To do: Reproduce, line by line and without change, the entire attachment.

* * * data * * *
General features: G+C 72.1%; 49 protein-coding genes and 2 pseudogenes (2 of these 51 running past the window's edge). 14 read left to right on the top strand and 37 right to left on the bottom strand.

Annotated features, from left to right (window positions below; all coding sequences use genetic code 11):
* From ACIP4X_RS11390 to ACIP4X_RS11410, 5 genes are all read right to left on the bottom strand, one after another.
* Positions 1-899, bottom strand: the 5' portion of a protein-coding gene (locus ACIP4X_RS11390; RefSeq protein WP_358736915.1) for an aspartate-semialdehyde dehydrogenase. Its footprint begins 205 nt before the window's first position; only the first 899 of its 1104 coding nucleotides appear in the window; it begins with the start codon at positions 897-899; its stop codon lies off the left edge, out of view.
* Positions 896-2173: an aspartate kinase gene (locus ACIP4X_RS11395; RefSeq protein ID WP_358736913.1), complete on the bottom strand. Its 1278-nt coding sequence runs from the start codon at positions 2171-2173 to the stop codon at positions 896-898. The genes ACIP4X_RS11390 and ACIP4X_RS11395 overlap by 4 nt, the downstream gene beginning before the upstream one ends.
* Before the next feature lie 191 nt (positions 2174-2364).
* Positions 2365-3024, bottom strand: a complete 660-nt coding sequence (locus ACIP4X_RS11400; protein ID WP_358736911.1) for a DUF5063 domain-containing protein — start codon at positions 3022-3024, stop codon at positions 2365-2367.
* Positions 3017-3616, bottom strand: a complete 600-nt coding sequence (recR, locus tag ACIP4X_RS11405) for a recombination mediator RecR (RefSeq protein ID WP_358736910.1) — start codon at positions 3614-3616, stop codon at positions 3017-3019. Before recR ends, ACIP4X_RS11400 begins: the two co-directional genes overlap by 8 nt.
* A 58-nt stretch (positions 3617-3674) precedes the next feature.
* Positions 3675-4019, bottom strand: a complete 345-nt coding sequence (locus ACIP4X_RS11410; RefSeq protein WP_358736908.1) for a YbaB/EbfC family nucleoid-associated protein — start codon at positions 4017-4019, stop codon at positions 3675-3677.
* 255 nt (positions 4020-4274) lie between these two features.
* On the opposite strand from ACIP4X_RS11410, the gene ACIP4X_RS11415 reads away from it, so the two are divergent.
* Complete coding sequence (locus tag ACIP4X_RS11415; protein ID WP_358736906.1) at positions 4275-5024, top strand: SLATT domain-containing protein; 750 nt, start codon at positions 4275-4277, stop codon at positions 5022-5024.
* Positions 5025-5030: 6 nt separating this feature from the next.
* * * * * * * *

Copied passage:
General features: G+C 72.1%; 49 protein-coding genes and 2 pseudogenes (2 of these 51 running past the window's edge). 14 read left to right on the top strand and 37 right to left on the bottom strand.

Annotated features, from left to right (window positions below; all coding sequences use genetic code 11):
* From ACIP4X_RS11390 to ACIP4X_RS11410, 5 genes are all read right to left on the bottom strand, one after another.
* Positions 1-899, bottom strand: the 5' portion of a protein-coding gene (locus ACIP4X_RS11390; RefSeq protein WP_358736915.1) for an aspartate-semialdehyde dehydrogenase. Its footprint begins 205 nt before the window's first position; only the first 899 of its 1104 coding nucleotides appear in the window; it begins with the start codon at positions 897-899; its stop codon lies off the left edge, out of view.
* Positions 896-2173: an aspartate kinase gene (locus ACIP4X_RS11395; RefSeq protein ID WP_358736913.1), complete on the bottom strand. Its 1278-nt coding sequence runs from the start codon at positions 2171-2173 to the stop codon at positions 896-898. The genes ACIP4X_RS11390 and ACIP4X_RS11395 overlap by 4 nt, the downstream gene beginning before the upstream one ends.
* Before the next feature lie 191 nt (positions 2174-2364).
* Positions 2365-3024, bottom strand: a complete 660-nt coding sequence (locus ACIP4X_RS11400; protein ID WP_358736911.1) for a DUF5063 domain-containing protein — start codon at positions 3022-3024, stop codon at positions 2365-2367.
* Positions 3017-3616, bottom strand: a complete 600-nt coding sequence (recR, locus tag ACIP4X_RS11405) for a recombination mediator RecR (RefSeq protein ID WP_358736910.1) — start codon at positions 3614-3616, stop codon at positions 3017-3019. Before recR ends, ACIP4X_RS11400 begins: the two co-directional genes overlap by 8 nt.
* A 58-nt stretch (positions 3617-3674) precedes the next feature.
* Positions 3675-4019, bottom strand: a complete 345-nt coding sequence (locus ACIP4X_RS11410; RefSeq protein WP_358736908.1) for a YbaB/EbfC family nucleoid-associated protein — start codon at positions 4017-4019, stop codon at positions 3675-3677.
* 255 nt (positions 4020-4274) lie between these two features.
* On the opposite strand from ACIP4X_RS11410, the gene ACIP4X_RS11415 reads away from it, so the two are divergent.
* Complete coding sequence (locus tag ACIP4X_RS11415; protein ID WP_358736906.1) at positions 4275-5024, top strand: SLATT domain-containing protein; 750 nt, start codon at positions 4275-4277, stop codon at positions 5022-5024.
* Positions 5025-5030: 6 nt separating this feature from the next.